Susan ranked #35 in Empire (UK) magazine's "The Top 100 Movie Stars of All Time" list.
Susan is 5'7½.
The actress that plays Jessica Lockhart's daughter in Friends, is Susan Surandon's real life daughter.
Susan: I think the good news and the bad news is Hollywood's not political. The only thing they punish you for is getting old and fat.
Susan: I never think about humiliating myself. I keep focusing on wanting to do a good job.
Susan: I choose projects I can talk about for days because now you do publicity for as long as it took you to shoot the movie.
Susan: I feel I've always been on the outside and always on the edge of an abyss. The women I portray, and the woman I am, are ordinary but maybe find themselves in extra-ordinary circumstances, and what they do is at great cost.
Susan: Sexuality ... is something that develops and becomes stronger and stronger the older you get... If you can continue to say yes to life and to maintain a certain generosity of spirit, you become more and more of who you are.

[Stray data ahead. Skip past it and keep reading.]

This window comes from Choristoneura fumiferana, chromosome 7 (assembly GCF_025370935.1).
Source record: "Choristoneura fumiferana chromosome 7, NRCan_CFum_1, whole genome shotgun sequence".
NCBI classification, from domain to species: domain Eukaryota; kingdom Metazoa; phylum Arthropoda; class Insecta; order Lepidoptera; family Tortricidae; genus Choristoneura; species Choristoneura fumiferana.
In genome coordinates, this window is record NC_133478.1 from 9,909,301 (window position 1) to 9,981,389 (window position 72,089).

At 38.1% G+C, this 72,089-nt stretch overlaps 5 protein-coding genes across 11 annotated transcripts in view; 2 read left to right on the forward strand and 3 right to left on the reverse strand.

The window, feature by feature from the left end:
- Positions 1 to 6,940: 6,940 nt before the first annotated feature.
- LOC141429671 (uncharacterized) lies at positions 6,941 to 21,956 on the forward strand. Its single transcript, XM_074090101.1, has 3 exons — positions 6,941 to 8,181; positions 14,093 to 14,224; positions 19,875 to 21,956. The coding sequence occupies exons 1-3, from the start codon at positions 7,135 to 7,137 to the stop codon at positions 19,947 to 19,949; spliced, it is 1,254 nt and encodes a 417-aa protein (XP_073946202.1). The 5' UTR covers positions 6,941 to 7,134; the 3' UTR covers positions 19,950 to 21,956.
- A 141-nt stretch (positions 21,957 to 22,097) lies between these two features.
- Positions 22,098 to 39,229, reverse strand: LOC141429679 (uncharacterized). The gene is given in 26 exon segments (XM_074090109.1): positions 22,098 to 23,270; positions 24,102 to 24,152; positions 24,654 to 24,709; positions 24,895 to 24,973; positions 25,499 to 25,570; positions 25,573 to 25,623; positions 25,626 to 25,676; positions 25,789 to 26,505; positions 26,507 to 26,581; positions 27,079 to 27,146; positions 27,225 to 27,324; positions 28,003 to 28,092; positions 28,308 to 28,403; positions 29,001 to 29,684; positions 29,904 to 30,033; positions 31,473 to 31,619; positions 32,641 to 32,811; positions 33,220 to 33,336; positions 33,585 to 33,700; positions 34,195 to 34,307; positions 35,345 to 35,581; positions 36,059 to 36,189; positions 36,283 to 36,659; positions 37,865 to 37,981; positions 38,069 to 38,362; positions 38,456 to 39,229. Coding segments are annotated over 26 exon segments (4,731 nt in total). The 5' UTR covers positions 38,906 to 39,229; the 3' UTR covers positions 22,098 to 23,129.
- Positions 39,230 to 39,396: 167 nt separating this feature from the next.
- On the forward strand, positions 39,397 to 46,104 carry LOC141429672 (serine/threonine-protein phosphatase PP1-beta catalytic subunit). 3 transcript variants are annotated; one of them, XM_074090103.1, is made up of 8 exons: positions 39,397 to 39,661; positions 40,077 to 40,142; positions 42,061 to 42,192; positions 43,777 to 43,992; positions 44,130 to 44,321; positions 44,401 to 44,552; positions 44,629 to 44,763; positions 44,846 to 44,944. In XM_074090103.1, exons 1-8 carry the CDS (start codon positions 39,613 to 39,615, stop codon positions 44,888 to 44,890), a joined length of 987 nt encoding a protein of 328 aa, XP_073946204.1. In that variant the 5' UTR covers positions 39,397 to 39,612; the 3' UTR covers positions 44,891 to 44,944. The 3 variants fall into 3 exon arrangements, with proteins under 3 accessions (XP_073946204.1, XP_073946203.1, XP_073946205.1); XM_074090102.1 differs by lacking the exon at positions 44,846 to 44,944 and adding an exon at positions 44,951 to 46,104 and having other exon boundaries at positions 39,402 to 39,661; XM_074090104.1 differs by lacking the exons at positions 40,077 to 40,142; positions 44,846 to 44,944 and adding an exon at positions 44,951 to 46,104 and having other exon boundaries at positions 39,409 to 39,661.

Susan: I think the only reason I remain an actor is that you can never quite get it right. So there is a challenge to it.
Susan: If I were 22 and trying to build a career, I don't know who'd be watching the kids as happily as I do. It takes so much to get me to break out of domestic paradise. There's hardly anything that interests me as much as my family.
Susan: (on the movie Thelma & Louise) I was surprised that the film struck such a primal nerve. I knew when we were filming that it would be different, unusual and hopefully entertaining. But shocking? I guess giving women the option of violence was hard for a lot of people to accept.
Susan: People will like you for the wrong reasons your entire life, even if you don't have parents who are celebrities. They will like you because you have a car or you have money or your breasts are big.
Susan: You're so lucky in Ireland, England and Spain. Everyone there already knows what it's like to have inexplicable terrorist violence.